Wednesday, April 23, 2014


I review a wide array of books and don't limit myself to one subject:
Sports biographies and memoirs (mainly baseball and basketball)
American history
American political biographies/memoirs
Movies/entertainment non-fiction
Comedic fiction
Comedic memoirs
Fiction: Brad Meltzer, John Grisham and select titles (usually ones that draw my interest)

Sunday, April 20, 2014

Book review - Brooks: The Biography of Brooks Robinson by Doug Wilson

Hardcover: 352 pages
Publisher: Thomas Dunne Books (March 4, 2014)

In Brooks: The Biography of Brooks Robinson, Doug Wilson gives us the first comprehensive biography of the legendary Baltimore Orioles third baseman--the greatest defensive third baseman of all time.  Wilson does a fine job in telling Brooks' story.

The only downside is that Wilson was unable to sit down one on one with Mr. Robinson for an interview.  This is, in part, due to Brooks' time in recovering from injuries sustained in early 2012 at a South Florida casino.  Wilson was able to speak with Earl Weaver prior to his passing away in January 2013 and a number of teammates, too.

Robinson is a class act and one of the nicest players you will ever meet.  It is because of this that Robinson stands out in the Golden Era of baseball.  His being on the Veterans Committee played a large role in seeing to it that Ron Santo was finally inducted into the Hall of Fame in 2012.  Until his recent bout with cancer and injuries of late, you would have a hard time getting him to say no.  While other Hall of Famers would sign their autograph and move on to the next in line, Brooks not only signs but he also makes small talk with those people that he's signing for.  He takes pictures with them as well.

Robinson grew up a Cardinals fan in Little Rock, Arkansas, where he attended Central High School--graduating a few years before it was put on the map in the Civil Rights movement.  His family instilled a hard work ethic in him.

From 1955 until his retirement in 1977, opponents learned that they shouldn't hit the ball towards third base.  In doing so, it was an automatic out with the vacuum cleaner stationed at the base in Robinson.  The Cincinnati Reds learned this the hard way during the 1970 World Series.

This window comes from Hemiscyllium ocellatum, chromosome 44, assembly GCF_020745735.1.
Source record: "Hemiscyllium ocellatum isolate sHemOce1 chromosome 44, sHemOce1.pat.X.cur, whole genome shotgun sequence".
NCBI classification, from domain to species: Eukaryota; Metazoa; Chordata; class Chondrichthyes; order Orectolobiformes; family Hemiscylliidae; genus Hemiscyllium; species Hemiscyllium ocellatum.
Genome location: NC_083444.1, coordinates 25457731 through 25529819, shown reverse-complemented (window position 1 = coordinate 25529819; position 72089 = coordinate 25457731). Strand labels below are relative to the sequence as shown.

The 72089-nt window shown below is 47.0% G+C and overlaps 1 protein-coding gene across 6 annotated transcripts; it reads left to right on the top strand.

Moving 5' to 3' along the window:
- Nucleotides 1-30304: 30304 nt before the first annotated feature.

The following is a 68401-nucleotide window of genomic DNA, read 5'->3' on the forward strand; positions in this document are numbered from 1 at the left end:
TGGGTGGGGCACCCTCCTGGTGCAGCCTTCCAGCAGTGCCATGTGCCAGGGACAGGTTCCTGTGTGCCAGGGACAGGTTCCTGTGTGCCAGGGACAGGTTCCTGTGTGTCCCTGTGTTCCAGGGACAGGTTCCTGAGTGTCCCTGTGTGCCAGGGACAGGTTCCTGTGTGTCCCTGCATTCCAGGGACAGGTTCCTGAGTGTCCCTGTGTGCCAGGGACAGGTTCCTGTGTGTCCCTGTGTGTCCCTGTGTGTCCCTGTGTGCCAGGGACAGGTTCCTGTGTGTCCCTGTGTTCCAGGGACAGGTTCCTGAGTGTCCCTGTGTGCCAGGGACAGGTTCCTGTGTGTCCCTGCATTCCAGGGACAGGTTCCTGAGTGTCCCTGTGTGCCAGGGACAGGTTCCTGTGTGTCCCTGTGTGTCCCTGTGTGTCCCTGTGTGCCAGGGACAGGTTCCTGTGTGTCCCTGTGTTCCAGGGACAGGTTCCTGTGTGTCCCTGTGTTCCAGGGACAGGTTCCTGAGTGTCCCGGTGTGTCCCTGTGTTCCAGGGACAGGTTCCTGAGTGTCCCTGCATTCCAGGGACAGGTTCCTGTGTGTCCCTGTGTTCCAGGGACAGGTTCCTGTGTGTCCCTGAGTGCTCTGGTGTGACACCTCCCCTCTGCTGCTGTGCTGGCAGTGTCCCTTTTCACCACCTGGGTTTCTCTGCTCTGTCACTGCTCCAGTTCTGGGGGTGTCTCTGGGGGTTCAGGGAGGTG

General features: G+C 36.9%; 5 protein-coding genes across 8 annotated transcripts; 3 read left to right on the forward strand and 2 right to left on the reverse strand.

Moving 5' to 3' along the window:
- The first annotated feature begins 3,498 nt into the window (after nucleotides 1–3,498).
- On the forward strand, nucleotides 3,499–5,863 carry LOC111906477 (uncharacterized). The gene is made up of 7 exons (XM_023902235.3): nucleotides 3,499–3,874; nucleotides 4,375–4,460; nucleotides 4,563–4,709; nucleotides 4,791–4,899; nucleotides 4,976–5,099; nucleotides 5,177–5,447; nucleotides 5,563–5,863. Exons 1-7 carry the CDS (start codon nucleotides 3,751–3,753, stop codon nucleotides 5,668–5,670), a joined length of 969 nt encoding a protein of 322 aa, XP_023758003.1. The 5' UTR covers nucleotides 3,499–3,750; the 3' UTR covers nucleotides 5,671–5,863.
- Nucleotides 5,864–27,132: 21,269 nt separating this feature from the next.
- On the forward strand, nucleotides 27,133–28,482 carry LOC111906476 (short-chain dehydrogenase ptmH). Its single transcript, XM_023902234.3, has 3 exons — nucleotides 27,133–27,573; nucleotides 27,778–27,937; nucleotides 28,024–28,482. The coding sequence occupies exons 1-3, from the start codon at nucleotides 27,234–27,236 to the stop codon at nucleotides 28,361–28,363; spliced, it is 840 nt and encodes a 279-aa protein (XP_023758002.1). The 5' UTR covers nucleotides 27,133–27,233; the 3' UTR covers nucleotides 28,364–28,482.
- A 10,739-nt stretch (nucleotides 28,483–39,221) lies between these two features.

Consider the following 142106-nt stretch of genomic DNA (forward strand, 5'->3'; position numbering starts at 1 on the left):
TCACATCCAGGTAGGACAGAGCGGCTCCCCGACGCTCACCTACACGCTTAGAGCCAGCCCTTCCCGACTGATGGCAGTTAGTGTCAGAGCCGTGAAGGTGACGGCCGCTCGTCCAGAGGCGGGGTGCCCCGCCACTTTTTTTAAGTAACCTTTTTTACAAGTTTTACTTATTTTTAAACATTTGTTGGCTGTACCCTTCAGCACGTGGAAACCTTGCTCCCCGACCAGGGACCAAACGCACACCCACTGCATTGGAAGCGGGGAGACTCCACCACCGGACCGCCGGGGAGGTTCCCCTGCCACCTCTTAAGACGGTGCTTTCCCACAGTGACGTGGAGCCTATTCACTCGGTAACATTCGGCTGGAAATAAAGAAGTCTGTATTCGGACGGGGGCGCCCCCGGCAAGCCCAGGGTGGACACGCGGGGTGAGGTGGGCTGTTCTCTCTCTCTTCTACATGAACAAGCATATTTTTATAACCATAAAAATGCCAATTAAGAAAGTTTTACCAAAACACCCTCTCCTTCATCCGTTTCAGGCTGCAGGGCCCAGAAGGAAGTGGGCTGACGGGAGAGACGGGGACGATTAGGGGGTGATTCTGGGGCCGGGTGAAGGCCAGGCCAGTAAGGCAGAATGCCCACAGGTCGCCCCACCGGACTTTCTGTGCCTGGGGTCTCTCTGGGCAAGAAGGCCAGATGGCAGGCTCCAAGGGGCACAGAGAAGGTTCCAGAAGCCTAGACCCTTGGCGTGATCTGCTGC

Brooks played all 23 seasons of his career with the Orioles--a feat that would be rare in this day and age alone considering free agency and salary dump trading.  He became a role model both on and off the field as he honored the game with elegance, class, and character.  In his career, he won 2 World Series, selected for 18 All-Star Games, won 16 straight Gold Gloves, and three MVP honors: AL, All-Star, and World Series.

Thursday, April 03, 2014

Book Review: Menachem Begin: The Battle for Israel's Soul

Menachem Begin: The Battle for Israel's Soul by Daniel Gordis

Hardcover: 320 pages
Publisher: Schocken (March 4, 2014)

Menachem Begin is one of the most polarizing figures of our time but Gordis has penned a well-written biography of the former Israeli Prime Minister.

This isn't just Begin's story but also a story of the State of Israel.  Begin was the PM who made peace with Egypt when he signed a historic peace treaty with Egyptian President Anwar Sadat when Jimmy Carter was the president of the United States.

Once referred to as a fascist by rival David Ben-Gurion, Begin became the first Israeli to win the Nobel Peace Prize.  This is a man that was both complex and controversial.  Even though he was not really religious, he was still very proud to be Jewish.

A Polish native, Begin admired Revisionist Zionist Ze’ev Jabotinsky and became a leader within his Betar movement.  He would later be placed in prison by the Soviets in 1940 and joining the Free Polish Army in 1942.

It was after he joined the Irgun in 1943 that he was able to achieve an instant notoriety for the organization's bombings.

Begin was a right-winger and belonged to the Herut party.  They played opppsites to the Labor governments.  It was a surprise when the party won in 1977.  Through Begin, Israel was able to outreach to the Ethiopian Jews and the Vietnamese "boat people."

It was Begin who made the decision to bomb the Iraq nuclear reactors in 1981, an act that is now seen as being a courageous foresight.

After resigning in 1983, Begin lived in seclusion until his passing in 1992.  He would not be buried beisde his fellow Israeli PMs.  Instead, he would join his Irgun comrades.

What Gordis' perceptive biography does is give us new insight into Begin's life and how his influences continues to live on.